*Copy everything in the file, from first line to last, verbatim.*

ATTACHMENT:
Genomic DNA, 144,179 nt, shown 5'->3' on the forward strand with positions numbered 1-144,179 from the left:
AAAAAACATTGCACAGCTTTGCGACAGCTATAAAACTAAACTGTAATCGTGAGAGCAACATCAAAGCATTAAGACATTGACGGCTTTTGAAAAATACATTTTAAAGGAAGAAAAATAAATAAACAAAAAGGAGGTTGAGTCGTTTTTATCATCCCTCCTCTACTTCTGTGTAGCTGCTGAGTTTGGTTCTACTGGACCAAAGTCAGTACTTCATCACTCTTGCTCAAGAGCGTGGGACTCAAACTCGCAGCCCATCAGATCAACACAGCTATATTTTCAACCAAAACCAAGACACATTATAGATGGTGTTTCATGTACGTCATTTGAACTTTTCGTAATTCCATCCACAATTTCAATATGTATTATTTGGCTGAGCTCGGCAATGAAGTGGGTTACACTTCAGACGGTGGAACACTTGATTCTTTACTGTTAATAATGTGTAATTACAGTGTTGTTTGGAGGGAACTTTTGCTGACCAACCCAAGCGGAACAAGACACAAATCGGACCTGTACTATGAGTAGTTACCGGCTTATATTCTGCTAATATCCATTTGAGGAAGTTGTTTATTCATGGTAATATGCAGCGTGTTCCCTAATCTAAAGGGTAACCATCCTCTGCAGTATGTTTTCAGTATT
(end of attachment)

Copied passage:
Genomic DNA, 144,179 nt, shown 5'->3' on the forward strand with positions numbered 1-144,179 from the left:
AAAAAACATTGCACAGCTTTGCGACAGCTATAAAACTAAACTGTAATCGTGAGAGCAACATCAAAGCATTAAGACATTGACGGCTTTTGAAAAATACATTTTAAAGGAAGAAAAATAAATAAACAAAAAGGAGGTTGAGTCGTTTTTATCATCCCTCCTCTACTTCTGTGTAGCTGCTGAGTTTGGTTCTACTGGACCAAAGTCAGTACTTCATCACTCTTGCTCAAGAGCGTGGGACTCAAACTCGCAGCCCATCAGATCAACACAGCTATATTTTCAACCAAAACCAAGACACATTATAGATGGTGTTTCATGTACGTCATTTGAACTTTTCGTAATTCCATCCACAATTTCAATATGTATTATTTGGCTGAGCTCGGCAATGAAGTGGGTTACACTTCAGACGGTGGAACACTTGATTCTTTACTGTTAATAATGTGTAATTACAGTGTTGTTTGGAGGGAACTTTTGCTGACCAACCCAAGCGGAACAAGACACAAATCGGACCTGTACTATGAGTAGTTACCGGCTTATATTCTGCTAATATCCATTTGAGGAAGTTGTTTATTCATGGTAATATGCAGCGTGTTCCCTAATCTAAAGGGTAACCATCCTCTGCAGTATGTTTTCAGTATT